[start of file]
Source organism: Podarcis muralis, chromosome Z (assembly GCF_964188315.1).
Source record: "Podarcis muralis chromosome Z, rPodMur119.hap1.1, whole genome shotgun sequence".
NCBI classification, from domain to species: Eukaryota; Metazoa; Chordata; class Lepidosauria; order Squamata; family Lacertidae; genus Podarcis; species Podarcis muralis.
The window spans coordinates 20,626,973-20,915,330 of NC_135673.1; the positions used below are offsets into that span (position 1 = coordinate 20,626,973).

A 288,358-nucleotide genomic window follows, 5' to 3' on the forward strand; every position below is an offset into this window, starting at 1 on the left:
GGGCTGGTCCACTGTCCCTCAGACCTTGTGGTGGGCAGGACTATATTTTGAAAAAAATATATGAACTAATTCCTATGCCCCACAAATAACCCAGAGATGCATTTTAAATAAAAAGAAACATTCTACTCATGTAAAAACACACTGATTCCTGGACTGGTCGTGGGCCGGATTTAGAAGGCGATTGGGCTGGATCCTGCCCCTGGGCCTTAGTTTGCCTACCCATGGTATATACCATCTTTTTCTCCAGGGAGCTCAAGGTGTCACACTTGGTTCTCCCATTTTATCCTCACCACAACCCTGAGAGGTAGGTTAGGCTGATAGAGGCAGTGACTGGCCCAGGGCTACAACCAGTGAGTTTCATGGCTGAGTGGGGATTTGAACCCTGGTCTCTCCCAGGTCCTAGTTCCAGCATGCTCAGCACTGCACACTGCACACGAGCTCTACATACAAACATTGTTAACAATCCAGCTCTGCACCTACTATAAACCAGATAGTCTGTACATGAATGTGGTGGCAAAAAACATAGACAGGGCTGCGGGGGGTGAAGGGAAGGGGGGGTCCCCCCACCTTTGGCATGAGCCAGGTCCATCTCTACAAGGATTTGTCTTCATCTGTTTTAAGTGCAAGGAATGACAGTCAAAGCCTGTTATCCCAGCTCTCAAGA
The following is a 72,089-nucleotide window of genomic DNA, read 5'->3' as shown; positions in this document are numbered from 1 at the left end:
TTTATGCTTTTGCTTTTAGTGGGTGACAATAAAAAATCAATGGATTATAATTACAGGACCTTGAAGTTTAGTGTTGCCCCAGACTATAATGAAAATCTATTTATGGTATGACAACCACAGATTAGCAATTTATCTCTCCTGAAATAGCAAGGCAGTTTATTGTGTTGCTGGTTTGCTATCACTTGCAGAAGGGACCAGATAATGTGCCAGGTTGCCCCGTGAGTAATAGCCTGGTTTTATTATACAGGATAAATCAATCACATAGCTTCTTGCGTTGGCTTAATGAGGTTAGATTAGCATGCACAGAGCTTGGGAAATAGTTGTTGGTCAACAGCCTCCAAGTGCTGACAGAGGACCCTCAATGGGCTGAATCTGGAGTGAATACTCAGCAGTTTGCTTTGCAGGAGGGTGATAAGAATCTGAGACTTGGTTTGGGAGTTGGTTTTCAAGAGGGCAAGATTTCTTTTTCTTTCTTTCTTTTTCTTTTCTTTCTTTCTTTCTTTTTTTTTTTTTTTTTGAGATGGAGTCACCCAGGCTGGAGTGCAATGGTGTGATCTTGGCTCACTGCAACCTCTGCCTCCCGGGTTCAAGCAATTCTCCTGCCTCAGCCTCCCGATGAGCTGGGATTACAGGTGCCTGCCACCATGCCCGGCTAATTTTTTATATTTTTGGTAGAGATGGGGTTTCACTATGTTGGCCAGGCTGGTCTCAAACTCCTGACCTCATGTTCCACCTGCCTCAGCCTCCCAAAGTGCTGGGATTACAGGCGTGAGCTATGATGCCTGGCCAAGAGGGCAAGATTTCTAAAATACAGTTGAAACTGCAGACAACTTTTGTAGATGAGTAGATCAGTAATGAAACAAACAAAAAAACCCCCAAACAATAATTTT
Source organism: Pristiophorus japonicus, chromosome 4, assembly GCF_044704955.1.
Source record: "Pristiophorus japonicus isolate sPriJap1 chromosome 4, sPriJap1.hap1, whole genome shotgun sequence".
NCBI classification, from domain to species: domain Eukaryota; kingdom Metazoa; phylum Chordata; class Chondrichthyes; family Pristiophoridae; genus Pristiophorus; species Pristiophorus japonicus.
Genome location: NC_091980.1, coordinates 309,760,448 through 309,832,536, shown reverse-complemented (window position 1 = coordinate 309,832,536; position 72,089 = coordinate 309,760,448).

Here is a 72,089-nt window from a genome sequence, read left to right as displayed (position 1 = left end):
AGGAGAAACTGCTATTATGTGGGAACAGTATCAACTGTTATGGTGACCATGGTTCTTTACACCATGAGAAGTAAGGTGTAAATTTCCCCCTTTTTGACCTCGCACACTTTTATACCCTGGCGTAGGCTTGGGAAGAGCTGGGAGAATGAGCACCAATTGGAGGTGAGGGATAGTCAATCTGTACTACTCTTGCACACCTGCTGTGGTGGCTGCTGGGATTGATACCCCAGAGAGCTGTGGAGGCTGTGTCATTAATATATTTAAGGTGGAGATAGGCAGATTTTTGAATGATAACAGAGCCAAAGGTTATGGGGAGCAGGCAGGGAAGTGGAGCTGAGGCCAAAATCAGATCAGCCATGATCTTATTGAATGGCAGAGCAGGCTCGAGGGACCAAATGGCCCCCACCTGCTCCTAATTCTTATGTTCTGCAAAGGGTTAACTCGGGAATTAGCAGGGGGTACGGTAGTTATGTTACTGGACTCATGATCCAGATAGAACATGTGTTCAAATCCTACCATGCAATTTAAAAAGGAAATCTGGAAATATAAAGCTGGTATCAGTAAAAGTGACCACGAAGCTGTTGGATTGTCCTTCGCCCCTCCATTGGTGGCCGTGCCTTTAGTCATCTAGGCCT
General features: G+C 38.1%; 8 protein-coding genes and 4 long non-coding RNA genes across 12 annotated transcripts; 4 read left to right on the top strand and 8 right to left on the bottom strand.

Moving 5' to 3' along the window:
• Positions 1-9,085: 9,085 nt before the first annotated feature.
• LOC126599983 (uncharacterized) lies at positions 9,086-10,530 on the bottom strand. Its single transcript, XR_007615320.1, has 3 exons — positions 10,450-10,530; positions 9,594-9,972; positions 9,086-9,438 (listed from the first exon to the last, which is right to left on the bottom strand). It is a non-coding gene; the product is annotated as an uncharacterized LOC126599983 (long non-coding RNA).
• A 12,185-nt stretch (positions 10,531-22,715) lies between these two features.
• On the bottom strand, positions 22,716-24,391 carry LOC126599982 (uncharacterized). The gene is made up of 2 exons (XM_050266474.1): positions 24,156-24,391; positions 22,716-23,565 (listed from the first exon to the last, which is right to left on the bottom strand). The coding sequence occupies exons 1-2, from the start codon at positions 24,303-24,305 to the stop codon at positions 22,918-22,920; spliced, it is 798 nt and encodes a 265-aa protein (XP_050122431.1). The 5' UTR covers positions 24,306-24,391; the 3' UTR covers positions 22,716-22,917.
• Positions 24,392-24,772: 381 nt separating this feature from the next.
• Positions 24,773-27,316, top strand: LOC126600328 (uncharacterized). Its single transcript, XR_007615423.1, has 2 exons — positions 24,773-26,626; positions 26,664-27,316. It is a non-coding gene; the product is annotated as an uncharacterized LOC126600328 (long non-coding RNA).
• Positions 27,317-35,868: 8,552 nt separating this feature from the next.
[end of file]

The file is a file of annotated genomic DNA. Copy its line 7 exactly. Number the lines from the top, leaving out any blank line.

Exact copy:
The following is a 72,089-nucleotide window of genomic DNA, read 5'->3' as shown; positions in this document are numbered from 1 at the left end: